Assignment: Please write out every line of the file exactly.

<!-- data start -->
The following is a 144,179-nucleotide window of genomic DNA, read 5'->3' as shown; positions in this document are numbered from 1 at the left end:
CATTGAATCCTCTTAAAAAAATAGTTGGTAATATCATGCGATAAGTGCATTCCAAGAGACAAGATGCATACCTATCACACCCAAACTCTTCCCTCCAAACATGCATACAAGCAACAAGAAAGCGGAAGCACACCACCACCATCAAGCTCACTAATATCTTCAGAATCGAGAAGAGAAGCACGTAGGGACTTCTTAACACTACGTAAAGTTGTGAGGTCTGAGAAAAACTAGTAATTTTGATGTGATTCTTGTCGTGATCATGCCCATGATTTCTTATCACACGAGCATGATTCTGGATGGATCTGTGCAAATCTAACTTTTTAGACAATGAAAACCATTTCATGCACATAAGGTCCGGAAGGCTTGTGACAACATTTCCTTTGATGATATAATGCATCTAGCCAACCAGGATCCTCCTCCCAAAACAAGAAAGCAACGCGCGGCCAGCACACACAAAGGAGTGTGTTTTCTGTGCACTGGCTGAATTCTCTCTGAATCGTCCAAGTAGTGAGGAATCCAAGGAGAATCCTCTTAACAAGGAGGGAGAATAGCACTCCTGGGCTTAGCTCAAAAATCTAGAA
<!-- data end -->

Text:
The following is a 144,179-nucleotide window of genomic DNA, read 5'->3' as shown; positions in this document are numbered from 1 at the left end:
CATTGAATCCTCTTAAAAAAATAGTTGGTAATATCATGCGATAAGTGCATTCCAAGAGACAAGATGCATACCTATCACACCCAAACTCTTCCCTCCAAACATGCATACAAGCAACAAGAAAGCGGAAGCACACCACCACCATCAAGCTCACTAATATCTTCAGAATCGAGAAGAGAAGCACGTAGGGACTTCTTAACACTACGTAAAGTTGTGAGGTCTGAGAAAAACTAGTAATTTTGATGTGATTCTTGTCGTGATCATGCCCATGATTTCTTATCACACGAGCATGATTCTGGATGGATCTGTGCAAATCTAACTTTTTAGACAATGAAAACCATTTCATGCACATAAGGTCCGGAAGGCTTGTGACAACATTTCCTTTGATGATATAATGCATCTAGCCAACCAGGATCCTCCTCCCAAAACAAGAAAGCAACGCGCGGCCAGCACACACAAAGGAGTGTGTTTTCTGTGCACTGGCTGAATTCTCTCTGAATCGTCCAAGTAGTGAGGAATCCAAGGAGAATCCTCTTAACAAGGAGGGAGAATAGCACTCCTGGGCTTAGCTCAAAAATCTAGAA